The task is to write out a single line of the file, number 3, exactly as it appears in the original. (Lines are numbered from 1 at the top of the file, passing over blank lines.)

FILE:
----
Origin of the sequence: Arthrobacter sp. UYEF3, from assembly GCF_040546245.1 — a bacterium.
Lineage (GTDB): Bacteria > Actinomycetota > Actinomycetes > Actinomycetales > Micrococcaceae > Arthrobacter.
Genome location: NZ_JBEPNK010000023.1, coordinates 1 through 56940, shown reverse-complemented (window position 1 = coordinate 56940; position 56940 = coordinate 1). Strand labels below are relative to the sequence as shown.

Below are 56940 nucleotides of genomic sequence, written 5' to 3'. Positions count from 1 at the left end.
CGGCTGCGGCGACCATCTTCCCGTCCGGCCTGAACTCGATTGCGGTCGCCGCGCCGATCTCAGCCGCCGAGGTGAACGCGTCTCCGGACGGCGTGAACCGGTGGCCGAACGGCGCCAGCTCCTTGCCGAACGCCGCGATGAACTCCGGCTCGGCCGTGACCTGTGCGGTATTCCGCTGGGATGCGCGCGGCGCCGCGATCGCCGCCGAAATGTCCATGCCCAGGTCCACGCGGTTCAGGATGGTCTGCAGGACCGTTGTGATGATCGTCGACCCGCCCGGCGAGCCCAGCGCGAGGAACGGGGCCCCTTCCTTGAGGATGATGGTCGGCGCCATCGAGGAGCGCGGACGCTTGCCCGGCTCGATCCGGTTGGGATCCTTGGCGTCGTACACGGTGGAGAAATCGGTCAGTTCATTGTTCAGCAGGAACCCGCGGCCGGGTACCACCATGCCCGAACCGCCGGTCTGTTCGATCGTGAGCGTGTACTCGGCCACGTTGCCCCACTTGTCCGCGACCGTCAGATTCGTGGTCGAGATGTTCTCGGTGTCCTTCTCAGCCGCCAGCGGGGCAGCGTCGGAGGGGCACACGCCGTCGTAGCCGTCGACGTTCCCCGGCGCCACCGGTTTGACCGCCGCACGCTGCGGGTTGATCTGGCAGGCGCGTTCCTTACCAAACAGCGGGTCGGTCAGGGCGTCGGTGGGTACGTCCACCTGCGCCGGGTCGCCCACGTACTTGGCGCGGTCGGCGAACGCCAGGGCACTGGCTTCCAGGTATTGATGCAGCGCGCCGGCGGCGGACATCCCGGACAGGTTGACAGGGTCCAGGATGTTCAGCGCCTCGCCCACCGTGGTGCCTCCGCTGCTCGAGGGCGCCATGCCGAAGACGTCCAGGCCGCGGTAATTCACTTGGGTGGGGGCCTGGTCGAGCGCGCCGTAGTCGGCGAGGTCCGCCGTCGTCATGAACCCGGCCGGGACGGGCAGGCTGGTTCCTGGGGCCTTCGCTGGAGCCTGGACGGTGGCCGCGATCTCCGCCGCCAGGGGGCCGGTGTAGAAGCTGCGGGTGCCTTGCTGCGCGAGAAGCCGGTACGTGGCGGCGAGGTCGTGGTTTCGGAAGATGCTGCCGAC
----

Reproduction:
Genome location: NZ_JBEPNK010000023.1, coordinates 1 through 56940, shown reverse-complemented (window position 1 = coordinate 56940; position 56940 = coordinate 1). Strand labels below are relative to the sequence as shown.